Vertical Succulent Garden

How to create a sturdy frame for planting a vertical succulent garden #diy #succulents #gardening

This weekend I attended a class on vertical succulent gardening at the Dallas Arboretum. I don’t think I would have figured out how to create a structure strong enough to support sideways plants and soil, so I was pretty excited to have an expert walk me through step-by-step. And I haven’t yet installed my garden along a wall, but when I turn it sideways, it seems to stay in place pretty well.

We started with the following materials:

  • Wooden Frame (our instructor made his own out of fence wood)
  • Flat piece of wood cut to the size of your frame
  • Plastic fence netting (I’ve also seen chicken wire used)
  • Black mesh fabric
  • Screws
  • Staple gun
  • Light soil suitable for succulents (our instructed recommended this soil mixed with crushed shells)
  • Succulent plants

 Here are the steps we followed:

How to create a sturdy frame for planting a vertical succulent garden #diy #succulents #gardening

Step 1: To create a strong framework, we cut the plastic netting and black mesh into rectangles that were slightly larger than the size of our frames. We pressed the plastic netting into the frame and stapled it along the inside of the frame; we repeated this step with the mesh fabric and trimmed both so that there wasn’t any extra coming out of the frame.

Step 2: Fill the frame with soil. We used a mix of lightweight soil and crushed shells. While sand is often mixed into soil for succulents, our instructor cautioned against this because it adds extra weight to the structure.

Step 3: Secure the flat piece of wood to the frame using screws.

Step 4: Once the framework was complete, we selected our succulents and arranged our design by setting the plants on top of the grid before we started planting.

Step 5: To plant each succulent, we cut a small square out of the netting and mesh – cutting an almost 2-inch square per 3 inch plant. Inserting each plant into the grid was the hardest part. We had to push all of the soil in the frame out of the way and then push the plant in, using a pencil to help push the base of the plant further into the soil.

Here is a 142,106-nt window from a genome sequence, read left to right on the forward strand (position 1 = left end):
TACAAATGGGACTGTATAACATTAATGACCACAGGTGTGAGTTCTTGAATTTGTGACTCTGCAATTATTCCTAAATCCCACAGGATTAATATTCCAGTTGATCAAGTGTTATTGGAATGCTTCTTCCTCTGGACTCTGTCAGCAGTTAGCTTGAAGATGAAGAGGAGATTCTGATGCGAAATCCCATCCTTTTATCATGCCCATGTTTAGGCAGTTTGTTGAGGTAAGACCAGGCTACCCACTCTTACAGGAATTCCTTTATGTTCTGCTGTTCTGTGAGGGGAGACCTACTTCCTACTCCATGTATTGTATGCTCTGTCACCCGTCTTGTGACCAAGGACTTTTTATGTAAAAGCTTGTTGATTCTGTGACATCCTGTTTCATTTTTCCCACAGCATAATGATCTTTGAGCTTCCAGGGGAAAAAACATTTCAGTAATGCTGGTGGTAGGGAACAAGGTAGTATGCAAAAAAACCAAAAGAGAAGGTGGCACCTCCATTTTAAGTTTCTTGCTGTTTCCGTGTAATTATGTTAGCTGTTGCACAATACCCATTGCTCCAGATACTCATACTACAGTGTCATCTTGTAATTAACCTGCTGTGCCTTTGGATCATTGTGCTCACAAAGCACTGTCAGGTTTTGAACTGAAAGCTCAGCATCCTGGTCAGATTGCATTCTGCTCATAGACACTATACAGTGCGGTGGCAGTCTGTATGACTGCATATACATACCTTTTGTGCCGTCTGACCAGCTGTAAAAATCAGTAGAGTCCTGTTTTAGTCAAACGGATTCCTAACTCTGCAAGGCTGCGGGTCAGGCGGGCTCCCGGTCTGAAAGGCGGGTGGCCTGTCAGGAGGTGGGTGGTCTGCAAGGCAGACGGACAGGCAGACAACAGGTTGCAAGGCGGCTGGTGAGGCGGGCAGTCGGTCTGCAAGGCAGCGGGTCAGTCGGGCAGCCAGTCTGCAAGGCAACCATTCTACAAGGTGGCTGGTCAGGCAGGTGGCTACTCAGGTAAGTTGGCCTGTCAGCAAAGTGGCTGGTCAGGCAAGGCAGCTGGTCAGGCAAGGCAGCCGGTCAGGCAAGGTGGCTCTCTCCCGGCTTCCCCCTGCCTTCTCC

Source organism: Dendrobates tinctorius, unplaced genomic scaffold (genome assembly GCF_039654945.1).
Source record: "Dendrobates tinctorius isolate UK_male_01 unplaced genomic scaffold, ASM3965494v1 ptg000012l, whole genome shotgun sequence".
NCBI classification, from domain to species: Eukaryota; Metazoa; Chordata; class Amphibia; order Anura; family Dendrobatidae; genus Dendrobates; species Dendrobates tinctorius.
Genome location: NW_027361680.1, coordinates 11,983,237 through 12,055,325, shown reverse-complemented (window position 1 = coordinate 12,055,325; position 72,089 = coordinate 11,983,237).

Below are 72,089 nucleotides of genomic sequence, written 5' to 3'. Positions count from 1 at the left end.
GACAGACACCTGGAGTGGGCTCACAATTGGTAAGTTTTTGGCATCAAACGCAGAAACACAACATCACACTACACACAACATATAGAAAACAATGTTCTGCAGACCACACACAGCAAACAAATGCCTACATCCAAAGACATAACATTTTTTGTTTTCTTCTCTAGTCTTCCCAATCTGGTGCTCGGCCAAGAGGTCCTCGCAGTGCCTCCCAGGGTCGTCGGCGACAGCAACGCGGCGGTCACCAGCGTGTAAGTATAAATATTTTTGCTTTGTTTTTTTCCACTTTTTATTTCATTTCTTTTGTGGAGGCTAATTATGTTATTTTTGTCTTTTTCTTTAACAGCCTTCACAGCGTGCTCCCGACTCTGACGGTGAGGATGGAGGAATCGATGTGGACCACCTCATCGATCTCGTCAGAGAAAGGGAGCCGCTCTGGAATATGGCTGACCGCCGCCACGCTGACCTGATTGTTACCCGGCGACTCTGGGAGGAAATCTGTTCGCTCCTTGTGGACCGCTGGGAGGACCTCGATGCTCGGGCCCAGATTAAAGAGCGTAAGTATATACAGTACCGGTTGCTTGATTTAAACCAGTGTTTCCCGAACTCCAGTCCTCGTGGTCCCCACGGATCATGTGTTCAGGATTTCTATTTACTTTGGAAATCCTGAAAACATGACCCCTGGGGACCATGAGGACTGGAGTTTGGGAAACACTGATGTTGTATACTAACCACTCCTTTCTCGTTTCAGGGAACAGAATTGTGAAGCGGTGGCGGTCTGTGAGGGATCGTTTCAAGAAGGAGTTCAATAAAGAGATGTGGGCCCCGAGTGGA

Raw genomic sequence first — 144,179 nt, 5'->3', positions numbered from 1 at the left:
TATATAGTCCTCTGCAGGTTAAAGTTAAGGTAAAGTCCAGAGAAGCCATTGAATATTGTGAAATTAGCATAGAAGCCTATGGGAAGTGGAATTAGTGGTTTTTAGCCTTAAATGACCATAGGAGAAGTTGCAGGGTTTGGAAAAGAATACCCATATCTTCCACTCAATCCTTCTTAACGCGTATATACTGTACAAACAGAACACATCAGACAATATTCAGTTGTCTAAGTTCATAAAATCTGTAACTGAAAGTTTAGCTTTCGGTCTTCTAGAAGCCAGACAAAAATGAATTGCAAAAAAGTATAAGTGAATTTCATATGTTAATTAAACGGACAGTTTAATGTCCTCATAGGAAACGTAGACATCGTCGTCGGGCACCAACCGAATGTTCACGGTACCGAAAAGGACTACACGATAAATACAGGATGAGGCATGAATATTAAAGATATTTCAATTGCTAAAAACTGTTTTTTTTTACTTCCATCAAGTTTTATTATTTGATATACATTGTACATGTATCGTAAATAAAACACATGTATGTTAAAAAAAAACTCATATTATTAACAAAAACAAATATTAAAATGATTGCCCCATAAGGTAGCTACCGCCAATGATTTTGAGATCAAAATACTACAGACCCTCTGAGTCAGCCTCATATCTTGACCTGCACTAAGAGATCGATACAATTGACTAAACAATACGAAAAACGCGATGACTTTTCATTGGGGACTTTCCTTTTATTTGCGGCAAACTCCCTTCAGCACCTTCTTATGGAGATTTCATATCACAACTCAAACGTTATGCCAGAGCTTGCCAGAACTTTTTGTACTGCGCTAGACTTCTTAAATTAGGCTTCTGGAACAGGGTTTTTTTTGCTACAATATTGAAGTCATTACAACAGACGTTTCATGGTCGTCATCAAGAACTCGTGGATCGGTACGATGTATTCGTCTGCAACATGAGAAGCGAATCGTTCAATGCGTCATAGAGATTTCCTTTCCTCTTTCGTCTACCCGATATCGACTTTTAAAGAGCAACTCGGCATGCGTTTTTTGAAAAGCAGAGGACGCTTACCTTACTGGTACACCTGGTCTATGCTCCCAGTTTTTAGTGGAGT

This is my final garden:

How to create a sturdy frame for planting a vertical succulent garden #diy #succulents #gardening

 

I haven’t installed it vertically yet. Some tutorials suggest letting the roots take hold for a few weeks before hanging it, but our instructor said this wouldn’t be necessary.

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Favorite Places: Dallas Arboretum

Jenna and I stopped by the Dallas Arboretum last weekend to see the Small Houses of Great Artists installations, but I think we ended up spending more time exploring the glass sculptures by artist Dale Chihuly – some pretty spectacular sights in an already beautiful environment. Jenna was especially fond of the “giant yellow feathers.”

The Chihuly installations are on display until November 5th, so I have a feeling we’ll be visiting again soon – hopefully when it’s a bit cooler. For anyone in the DFW area, I highly recommend a visit.

Chihuly Sculptures

Small Houses of Great Artists